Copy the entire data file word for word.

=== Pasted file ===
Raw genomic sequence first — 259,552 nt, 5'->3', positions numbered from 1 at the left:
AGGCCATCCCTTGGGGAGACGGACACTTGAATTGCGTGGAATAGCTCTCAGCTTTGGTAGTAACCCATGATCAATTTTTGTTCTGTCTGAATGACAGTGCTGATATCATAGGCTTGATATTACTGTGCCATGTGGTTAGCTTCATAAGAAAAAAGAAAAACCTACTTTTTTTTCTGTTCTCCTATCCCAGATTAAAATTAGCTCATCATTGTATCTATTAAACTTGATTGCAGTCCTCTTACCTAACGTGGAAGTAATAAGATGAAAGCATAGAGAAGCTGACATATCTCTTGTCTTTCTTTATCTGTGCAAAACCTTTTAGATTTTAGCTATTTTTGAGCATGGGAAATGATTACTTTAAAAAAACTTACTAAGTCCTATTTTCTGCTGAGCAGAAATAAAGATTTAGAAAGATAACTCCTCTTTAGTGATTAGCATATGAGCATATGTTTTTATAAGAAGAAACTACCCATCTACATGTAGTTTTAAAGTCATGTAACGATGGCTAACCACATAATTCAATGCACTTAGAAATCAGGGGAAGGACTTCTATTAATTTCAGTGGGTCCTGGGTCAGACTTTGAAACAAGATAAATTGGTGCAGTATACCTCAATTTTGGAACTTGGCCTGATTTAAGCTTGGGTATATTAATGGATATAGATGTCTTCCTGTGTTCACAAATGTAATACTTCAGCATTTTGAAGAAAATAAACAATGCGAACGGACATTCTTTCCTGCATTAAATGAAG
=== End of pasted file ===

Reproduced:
Raw genomic sequence first — 259,552 nt, 5'->3', positions numbered from 1 at the left:
AGGCCATCCCTTGGGGAGACGGACACTTGAATTGCGTGGAATAGCTCTCAGCTTTGGTAGTAACCCATGATCAATTTTTGTTCTGTCTGAATGACAGTGCTGATATCATAGGCTTGATATTACTGTGCCATGTGGTTAGCTTCATAAGAAAAAAGAAAAACCTACTTTTTTTTCTGTTCTCCTATCCCAGATTAAAATTAGCTCATCATTGTATCTATTAAACTTGATTGCAGTCCTCTTACCTAACGTGGAAGTAATAAGATGAAAGCATAGAGAAGCTGACATATCTCTTGTCTTTCTTTATCTGTGCAAAACCTTTTAGATTTTAGCTATTTTTGAGCATGGGAAATGATTACTTTAAAAAAACTTACTAAGTCCTATTTTCTGCTGAGCAGAAATAAAGATTTAGAAAGATAACTCCTCTTTAGTGATTAGCATATGAGCATATGTTTTTATAAGAAGAAACTACCCATCTACATGTAGTTTTAAAGTCATGTAACGATGGCTAACCACATAATTCAATGCACTTAGAAATCAGGGGAAGGACTTCTATTAATTTCAGTGGGTCCTGGGTCAGACTTTGAAACAAGATAAATTGGTGCAGTATACCTCAATTTTGGAACTTGGCCTGATTTAAGCTTGGGTATATTAATGGATATAGATGTCTTCCTGTGTTCACAAATGTAATACTTCAGCATTTTGAAGAAAATAAACAATGCGAACGGACATTCTTTCCTGCATTAAATGAAG